While this may seem like malfeasance if true, consider the mindset and assumptions that may have laid behind such a decision.

I've written before on the fact that low earth orbit remains a wilderness, into which the shuttle orbiter must be self sufficient in whatever state it departed the earth. There are no maintenance facilities, no motels for the crew to stay while vehicles are inspected and repaired.

Because we launched the orbiter into such a wilderness, given its design, its fate was sealed shortly after launch. Imagine yourself in the position of someone at NASA. You know that, if the thermal protection system is damaged, then the orbiter — a quarter of our Shuttle fleet, and seven gallant crew — is doomed. And there's no realistic backup plan.

Like a Huntington's Chorea candidate, do you want to run the test? What would you do with a positive result?

Early in the mission, the crew will have two weeks to do nothing except think about their impending fate, and it's unlikely any useful science will be performed. Late in the mission, they could do nothing except make peace with their God, and say goodbye to their loved ones.

While it's tragic in retrospect the crew didn't have the opportunity to do that, it's understandable, and human, that NASA officials wanted to avoid having to deal with the unavoidable, that is, the inevitable. In such a situation, groupthink could certainly set in that would make it difficult to break bad news to management, when all knew that it was hopeless if the fatal diagnosis was correct.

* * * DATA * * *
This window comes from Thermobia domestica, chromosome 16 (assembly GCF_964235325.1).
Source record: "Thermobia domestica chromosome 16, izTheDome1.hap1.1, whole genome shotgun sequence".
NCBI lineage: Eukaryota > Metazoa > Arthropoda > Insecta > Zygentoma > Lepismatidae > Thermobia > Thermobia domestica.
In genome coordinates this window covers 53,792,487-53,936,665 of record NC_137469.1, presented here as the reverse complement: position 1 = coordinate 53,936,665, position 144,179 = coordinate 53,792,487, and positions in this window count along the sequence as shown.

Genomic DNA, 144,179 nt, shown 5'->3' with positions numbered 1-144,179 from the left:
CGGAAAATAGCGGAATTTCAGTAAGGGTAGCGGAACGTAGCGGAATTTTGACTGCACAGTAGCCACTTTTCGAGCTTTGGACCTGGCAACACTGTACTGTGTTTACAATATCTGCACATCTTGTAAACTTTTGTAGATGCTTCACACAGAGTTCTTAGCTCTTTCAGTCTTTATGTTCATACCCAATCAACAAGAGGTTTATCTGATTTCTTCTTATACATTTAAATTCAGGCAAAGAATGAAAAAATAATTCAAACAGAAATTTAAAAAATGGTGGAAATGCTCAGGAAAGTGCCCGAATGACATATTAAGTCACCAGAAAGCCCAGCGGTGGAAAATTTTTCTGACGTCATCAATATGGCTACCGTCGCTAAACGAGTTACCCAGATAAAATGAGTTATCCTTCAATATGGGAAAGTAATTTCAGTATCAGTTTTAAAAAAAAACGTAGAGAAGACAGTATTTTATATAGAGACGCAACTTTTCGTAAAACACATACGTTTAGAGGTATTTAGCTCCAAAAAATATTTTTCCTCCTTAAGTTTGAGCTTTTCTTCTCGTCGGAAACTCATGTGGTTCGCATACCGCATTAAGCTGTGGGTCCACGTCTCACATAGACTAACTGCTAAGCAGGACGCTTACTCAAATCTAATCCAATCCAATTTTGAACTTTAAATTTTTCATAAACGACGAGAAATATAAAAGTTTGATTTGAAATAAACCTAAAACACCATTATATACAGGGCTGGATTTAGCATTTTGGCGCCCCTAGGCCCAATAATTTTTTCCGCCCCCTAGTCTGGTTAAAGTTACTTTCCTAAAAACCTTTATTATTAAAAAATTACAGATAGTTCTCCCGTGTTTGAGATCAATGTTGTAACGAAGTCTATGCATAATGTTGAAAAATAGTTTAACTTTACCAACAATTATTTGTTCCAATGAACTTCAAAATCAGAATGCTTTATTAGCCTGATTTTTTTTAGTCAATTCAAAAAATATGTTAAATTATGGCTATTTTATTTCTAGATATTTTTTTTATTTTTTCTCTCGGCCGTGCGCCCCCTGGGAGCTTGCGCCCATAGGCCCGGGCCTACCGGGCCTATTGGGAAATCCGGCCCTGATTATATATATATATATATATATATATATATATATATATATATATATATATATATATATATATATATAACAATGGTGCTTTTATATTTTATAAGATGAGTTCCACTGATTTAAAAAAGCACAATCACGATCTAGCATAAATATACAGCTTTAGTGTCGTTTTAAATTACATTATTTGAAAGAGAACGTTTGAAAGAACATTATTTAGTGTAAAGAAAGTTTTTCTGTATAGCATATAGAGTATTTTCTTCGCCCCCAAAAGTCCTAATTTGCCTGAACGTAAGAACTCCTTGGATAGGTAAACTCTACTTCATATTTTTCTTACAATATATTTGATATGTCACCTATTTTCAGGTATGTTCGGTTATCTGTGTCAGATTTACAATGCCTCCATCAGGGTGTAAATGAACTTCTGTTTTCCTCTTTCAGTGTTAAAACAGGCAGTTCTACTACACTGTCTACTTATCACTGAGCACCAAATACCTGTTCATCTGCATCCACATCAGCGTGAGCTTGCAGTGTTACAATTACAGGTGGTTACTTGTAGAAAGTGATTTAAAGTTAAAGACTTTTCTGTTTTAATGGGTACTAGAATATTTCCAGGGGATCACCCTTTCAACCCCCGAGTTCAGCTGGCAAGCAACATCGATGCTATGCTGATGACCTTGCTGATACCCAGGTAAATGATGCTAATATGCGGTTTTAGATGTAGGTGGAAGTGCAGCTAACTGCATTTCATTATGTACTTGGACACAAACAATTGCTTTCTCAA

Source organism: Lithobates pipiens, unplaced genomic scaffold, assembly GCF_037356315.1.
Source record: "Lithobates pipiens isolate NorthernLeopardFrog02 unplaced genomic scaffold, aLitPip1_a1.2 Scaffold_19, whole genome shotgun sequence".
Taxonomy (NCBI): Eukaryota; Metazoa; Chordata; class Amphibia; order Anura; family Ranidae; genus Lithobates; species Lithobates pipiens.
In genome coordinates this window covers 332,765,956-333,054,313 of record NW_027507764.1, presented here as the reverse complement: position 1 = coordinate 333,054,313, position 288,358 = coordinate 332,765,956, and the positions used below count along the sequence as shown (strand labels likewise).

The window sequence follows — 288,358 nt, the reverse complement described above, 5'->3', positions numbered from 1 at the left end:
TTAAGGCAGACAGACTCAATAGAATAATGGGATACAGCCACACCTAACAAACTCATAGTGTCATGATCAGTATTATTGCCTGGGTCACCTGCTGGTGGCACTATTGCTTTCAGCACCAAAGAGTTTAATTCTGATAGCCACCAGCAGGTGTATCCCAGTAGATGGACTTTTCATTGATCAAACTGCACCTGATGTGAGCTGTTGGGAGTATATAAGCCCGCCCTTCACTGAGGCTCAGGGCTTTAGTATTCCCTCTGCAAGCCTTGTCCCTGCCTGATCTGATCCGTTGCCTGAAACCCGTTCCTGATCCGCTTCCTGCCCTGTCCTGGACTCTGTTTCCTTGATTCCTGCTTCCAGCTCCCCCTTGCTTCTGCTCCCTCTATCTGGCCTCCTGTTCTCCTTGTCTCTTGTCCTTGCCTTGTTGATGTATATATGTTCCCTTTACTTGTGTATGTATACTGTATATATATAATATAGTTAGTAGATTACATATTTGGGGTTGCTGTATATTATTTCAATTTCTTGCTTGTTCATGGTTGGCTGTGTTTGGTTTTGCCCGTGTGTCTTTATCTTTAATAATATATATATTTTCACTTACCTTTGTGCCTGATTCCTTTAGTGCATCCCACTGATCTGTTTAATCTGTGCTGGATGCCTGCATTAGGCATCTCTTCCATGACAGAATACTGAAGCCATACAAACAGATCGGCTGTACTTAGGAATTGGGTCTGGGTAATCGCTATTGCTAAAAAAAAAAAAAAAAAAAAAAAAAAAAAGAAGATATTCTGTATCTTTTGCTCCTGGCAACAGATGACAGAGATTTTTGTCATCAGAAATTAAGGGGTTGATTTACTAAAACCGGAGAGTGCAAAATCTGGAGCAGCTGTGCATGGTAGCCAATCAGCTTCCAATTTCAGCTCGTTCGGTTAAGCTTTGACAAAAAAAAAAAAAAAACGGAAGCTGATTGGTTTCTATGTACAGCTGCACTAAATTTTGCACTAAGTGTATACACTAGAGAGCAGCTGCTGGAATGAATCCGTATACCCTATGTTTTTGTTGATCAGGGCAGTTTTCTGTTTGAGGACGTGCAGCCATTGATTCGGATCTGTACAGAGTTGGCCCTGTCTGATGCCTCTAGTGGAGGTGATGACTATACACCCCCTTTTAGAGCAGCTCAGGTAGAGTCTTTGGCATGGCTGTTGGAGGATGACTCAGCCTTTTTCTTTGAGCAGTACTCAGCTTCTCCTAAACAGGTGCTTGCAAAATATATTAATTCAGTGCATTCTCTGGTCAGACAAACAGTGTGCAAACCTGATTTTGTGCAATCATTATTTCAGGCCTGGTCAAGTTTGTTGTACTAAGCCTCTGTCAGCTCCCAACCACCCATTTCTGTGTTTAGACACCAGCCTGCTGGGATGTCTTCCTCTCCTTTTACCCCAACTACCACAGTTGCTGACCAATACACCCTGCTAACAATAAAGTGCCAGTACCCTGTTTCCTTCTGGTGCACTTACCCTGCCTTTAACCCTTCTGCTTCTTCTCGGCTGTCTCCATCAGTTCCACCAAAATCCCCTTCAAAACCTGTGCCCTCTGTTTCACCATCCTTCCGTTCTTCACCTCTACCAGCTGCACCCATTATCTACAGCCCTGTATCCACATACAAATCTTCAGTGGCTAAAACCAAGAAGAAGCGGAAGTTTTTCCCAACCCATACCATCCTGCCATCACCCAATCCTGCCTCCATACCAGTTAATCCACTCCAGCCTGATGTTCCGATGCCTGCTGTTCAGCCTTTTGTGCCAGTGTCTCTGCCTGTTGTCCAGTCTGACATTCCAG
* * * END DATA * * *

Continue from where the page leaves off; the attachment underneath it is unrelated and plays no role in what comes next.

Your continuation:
The fault lies not with 21st century engineers under the pressure of having to assess and diagnose a situation, that they were helpless to resolve as a result of decisions made decades earlier, but in the fundamental philosophy of our space program, that eventually consigned a crew and vehicle to fiery death and destruction.

Dennett points out that humanity's freedom of action is a result of an evolutionary process that has gradually opened up a virtual explosion of "evitability," a plethora of options for avoiding catastrophe.

Our limited vision of space activities, in which a few astronauts are launched on a fragile vehicle a few times a year, has dramatically constrained the evitability of the new frontier. Disaster has been inevitable. Its rarity is due not to any wisdom in planning or range of options on our part, but only because we do so little, and have so few opportunities.

Until, as we have on earth, we take an entirely new approach to space development, taming the orbital wilderness with a robust infrastructure that can provide safe havens for our people, and facilities for inspecting and repairing our vital transports, we will remain vulnerable to fatal diagnoses for which we have no cure.

Rand Simberg is a recovering aerospace engineer and a consultant in space commercialization, space tourism and Internet security. He offers occasionally biting commentary about infinity and beyond at his Web log, Transterrestrial Musings.